Monday, March 08, 2004

Science and Psychology

Today's New York Times is running an article by Erica Goode on academic psychologists who are challenging the empirical basis for a number of common therapeutic tools and diagnoses, ranging from Rorschach tests to Munchausen's syndrome by proxy. The basic underlying debate is nothing new, of course. Psychology may be one of those fields that is defined more by its common objects of study than by any consensus on methods, and there has long been tension between proponents of rigorous quantitative and empirical methods versus psychologists favoring "softer" approaches.

The truth may be that one needs the right tools for the particular job at hand. It is legitimate, on the one hand, to try to test the efficacy of therapeutic measures through empirical methods, if only because ineffective therapies are useless at best and dangerous at worst. On the other hand, not every important aspect of human thought or behavior is easily amenable to scientific or quantitative analysis, and both medical and psychological interventions sometimes require practitioners to take steps that have often proved successful in the past, even though we may not fully understand why they work, when they do.

By what standards, then, should psychological claims be judged? That question is complex, and certainly it cannot be resolved by any simplistic nostrums we might inscribe in a web log. One proposition seems fair, however. Psychological theories and techniques should be tested against scientific standards whenever their proponents claim scientific status for them. That claim is often tacitly made, it seems to us, when a litigant is placed in some diagnostic category. If, for example, a mother in a custody battle faces testimony that she is afflicted by Munchausen's by proxy, the force of the testimony goes beyond mere allegations that she has subjected her children to medical abuse in the past and could therefore repeat that conduct. It suggests in addition that her future behavior is likely to be governed by a recognized mental health condition, and may be predicted by reference to features objectively associated with that condition. If we are to engage in the business of screening expert testimony at all, then before such testimony is permitted, it seems reasonable to demand some degree of rigorous empirical support for the condition's actual objective existence -- i.e., some showing that the "condition" amounts to more than fancy nomenclature for a recurrent pattern of human conduct, invented by some psychiatrist on a quiet day at the office. The same might be said, no doubt, of various modern "syndromes" offered in exculpation of misconduct.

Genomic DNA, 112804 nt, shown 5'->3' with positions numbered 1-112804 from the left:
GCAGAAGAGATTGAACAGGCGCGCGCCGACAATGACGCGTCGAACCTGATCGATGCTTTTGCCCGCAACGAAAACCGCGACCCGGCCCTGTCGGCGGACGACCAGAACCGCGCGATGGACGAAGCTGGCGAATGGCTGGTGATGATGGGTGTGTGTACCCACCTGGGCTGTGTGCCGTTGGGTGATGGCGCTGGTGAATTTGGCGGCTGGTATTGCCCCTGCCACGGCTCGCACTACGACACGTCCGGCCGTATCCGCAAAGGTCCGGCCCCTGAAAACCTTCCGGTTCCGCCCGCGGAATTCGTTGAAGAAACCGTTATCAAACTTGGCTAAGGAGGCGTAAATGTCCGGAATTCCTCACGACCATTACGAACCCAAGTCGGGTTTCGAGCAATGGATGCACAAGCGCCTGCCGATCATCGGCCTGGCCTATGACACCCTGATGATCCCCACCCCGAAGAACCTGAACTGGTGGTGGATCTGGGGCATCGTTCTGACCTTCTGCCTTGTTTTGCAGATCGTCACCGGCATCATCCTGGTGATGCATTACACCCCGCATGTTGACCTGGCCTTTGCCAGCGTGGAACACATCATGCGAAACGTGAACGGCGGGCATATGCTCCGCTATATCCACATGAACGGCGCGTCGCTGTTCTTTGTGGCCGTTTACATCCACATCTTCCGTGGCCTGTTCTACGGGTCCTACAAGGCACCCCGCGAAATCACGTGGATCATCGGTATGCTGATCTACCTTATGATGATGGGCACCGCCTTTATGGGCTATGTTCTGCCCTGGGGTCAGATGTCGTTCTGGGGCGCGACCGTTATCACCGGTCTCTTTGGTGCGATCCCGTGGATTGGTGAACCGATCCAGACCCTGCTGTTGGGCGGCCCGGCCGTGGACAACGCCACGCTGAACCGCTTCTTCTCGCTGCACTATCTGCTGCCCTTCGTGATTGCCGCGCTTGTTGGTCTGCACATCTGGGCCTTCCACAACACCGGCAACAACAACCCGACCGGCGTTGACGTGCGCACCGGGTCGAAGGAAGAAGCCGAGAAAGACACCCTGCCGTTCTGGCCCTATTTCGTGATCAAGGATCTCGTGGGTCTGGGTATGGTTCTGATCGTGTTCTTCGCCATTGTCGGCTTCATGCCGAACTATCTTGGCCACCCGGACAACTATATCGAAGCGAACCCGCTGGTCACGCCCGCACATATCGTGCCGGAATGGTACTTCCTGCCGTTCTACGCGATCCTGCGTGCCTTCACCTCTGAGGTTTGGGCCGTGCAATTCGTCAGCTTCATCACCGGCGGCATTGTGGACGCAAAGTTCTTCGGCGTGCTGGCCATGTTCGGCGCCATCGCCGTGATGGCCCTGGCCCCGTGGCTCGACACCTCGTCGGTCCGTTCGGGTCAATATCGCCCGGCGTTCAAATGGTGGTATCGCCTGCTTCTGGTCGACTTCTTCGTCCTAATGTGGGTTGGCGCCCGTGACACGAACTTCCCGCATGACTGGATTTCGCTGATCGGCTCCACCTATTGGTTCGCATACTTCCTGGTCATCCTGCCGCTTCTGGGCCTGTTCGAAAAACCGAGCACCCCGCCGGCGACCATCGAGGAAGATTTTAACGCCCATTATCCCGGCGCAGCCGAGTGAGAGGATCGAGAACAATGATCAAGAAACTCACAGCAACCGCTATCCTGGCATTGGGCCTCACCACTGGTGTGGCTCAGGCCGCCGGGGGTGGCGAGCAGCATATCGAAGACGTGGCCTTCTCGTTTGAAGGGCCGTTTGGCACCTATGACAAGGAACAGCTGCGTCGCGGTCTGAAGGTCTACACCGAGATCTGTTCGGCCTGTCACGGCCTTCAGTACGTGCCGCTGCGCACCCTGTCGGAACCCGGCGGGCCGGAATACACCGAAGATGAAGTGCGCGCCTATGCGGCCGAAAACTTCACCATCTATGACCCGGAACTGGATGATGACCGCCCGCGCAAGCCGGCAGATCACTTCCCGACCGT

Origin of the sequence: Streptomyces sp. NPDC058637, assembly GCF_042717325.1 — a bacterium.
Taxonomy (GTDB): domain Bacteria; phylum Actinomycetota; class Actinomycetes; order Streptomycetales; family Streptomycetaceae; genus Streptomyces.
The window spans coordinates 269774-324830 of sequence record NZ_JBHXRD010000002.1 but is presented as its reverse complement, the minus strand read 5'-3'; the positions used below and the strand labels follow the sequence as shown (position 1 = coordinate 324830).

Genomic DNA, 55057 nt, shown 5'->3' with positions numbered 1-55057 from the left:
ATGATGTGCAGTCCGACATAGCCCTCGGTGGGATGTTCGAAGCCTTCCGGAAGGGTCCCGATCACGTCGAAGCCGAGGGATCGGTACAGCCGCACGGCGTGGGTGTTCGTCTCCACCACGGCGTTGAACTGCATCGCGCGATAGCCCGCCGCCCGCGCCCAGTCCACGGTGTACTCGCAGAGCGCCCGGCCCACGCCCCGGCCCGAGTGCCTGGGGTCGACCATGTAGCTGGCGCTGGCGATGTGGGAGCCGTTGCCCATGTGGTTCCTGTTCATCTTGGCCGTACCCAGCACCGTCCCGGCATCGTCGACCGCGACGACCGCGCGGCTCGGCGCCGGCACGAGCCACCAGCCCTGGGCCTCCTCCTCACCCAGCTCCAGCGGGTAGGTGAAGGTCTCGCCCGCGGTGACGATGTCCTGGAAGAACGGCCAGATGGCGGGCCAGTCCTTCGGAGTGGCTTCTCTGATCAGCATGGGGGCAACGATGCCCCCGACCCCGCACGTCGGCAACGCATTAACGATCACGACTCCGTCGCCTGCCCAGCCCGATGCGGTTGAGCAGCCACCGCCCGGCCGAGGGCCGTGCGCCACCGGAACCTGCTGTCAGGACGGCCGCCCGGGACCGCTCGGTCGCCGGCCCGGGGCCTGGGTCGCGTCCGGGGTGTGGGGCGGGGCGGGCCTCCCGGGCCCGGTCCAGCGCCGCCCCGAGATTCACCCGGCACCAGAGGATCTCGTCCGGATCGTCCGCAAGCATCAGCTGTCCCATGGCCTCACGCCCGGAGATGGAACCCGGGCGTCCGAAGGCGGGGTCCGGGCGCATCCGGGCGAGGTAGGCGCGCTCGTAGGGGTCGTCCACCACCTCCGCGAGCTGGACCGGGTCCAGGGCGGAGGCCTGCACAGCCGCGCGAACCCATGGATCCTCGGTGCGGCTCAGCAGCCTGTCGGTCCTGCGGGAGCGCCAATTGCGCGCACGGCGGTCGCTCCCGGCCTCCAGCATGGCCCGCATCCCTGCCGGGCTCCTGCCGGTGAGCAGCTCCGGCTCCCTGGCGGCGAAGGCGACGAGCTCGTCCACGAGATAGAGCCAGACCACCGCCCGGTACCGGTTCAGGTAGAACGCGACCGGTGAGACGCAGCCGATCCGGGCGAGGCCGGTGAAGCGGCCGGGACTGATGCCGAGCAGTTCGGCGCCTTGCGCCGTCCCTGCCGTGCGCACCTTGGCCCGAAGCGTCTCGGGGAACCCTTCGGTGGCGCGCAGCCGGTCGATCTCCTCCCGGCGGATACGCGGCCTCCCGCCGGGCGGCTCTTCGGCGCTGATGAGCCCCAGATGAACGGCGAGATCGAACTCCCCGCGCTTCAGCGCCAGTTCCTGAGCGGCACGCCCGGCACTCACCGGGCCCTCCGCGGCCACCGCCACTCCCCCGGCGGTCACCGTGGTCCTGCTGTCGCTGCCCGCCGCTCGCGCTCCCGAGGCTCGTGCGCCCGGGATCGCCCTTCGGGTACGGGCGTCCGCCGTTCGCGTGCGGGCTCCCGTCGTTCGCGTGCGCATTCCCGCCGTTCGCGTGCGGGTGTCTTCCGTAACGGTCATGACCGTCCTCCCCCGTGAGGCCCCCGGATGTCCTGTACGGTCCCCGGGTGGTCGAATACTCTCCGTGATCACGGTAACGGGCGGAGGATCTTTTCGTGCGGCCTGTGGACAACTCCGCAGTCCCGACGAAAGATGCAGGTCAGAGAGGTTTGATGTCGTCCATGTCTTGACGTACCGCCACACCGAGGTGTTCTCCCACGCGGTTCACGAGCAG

Fed. R. Evid. 702: If scientific, technical, or other specialized knowledge will assist the trier of fact to understand the evidence or to determine a fact in issue, a witness qualified as an expert by knowledge, skill, experience, training, or education, may testify thereto in the form of an opinion or otherwise, if (1) the testimony is based upon sufficient facts or data, (2) the testimony is the product of reliable principles and methods, and (3) the witness has applied the principles and methods reliably to the facts of the case.